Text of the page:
So we don’t have the gatekeepers now. You don’t have that single person. Everyone is sort of equal. You don’t have anyone controlling that server.
I think the other side is our systems are so complex. It used to be Windows services. There used to be so many of them. They used to sit on three big SQL servers. The entire company used to sit on one big database that was actually replicated out for different things. I could literally put my arm around it and say that is ASOS when I joined the company. Whereas now we’ve got something like 700 VMs in the Cloud. We’ve got an infinite number of PaaS services. We’ve got 80,000 billable items in Azure. No one person can understand that. It’s physically impossible. You’ve had to drive the platforms out. You’ve had to drive that knowledge about for incident management and issue management, performance management. All that stuff has to go out to the platforms. And that means the operations teams have to operate fundamentally differently in what they do.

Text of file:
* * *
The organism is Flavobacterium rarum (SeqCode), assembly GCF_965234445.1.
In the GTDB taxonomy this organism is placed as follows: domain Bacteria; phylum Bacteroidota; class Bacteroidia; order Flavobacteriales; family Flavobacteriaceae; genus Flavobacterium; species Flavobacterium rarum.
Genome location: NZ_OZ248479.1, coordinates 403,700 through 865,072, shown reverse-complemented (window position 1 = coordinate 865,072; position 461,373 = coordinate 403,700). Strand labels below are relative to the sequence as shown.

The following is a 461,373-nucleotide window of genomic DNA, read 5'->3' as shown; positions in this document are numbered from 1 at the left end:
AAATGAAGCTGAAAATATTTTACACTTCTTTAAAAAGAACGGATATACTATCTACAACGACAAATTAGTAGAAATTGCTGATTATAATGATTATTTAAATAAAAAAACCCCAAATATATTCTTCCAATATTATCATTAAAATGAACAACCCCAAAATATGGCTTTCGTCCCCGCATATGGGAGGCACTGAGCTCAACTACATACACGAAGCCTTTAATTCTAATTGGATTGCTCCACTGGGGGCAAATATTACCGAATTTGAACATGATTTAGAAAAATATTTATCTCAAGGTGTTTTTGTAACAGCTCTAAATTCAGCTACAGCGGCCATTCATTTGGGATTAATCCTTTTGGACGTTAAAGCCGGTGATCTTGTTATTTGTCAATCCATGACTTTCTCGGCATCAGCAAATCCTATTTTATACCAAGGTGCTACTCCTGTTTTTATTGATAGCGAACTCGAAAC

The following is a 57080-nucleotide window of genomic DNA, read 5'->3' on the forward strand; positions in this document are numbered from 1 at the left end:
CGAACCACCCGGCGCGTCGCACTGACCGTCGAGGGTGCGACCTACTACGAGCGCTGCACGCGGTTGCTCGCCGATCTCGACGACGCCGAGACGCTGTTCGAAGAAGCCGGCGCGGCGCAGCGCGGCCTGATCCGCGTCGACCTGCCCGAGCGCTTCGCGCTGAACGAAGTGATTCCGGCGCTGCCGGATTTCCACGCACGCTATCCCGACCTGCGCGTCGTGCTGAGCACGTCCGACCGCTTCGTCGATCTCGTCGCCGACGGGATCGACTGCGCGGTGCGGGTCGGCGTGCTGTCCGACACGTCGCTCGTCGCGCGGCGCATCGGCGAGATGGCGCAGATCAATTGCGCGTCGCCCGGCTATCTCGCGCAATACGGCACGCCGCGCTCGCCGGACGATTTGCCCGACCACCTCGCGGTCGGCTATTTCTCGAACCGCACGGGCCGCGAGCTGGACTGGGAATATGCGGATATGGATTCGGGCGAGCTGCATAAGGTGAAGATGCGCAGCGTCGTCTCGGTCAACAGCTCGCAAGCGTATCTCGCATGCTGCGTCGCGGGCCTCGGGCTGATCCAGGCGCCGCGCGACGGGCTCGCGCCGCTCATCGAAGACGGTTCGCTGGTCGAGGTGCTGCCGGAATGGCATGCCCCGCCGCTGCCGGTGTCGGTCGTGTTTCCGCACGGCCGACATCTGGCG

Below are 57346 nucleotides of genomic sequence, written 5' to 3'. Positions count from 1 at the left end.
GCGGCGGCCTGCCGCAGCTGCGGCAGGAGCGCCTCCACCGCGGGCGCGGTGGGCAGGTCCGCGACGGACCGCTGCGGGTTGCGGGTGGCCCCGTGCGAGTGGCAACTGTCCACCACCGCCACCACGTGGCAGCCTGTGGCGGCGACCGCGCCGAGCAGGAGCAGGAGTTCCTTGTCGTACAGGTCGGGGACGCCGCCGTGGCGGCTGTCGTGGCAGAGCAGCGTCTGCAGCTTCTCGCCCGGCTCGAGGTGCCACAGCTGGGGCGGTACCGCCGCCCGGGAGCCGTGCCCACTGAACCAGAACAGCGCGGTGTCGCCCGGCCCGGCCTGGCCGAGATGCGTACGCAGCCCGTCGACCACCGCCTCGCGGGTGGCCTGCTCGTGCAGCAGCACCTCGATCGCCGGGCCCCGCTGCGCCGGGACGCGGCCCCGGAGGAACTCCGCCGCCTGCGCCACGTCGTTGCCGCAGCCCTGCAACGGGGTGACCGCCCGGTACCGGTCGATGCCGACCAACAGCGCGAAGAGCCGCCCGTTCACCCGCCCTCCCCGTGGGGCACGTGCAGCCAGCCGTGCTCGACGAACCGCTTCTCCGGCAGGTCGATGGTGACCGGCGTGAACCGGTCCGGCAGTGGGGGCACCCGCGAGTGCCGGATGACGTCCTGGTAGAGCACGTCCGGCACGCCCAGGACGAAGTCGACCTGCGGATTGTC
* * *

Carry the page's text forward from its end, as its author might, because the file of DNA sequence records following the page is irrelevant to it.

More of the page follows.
It reminds me of a session. I don’t know if any of you went to Pipeline a couple of years ago when Dan North did the Keynote? He did a keynote called Ops and operability. It was excellent. It was hilarious. He was talking about this problem where we’ve gone down the cross-functional teams that own their product and their services all the way. But if we still have one shared operations team at the end of it that looks after the thing. Then there was a day when the operations team could define your platform. Saying you’ll use SQL Server and you’ll use C#. And once you give so much power to the product it means the operations team that are supporting way too much stuff that no one can understand.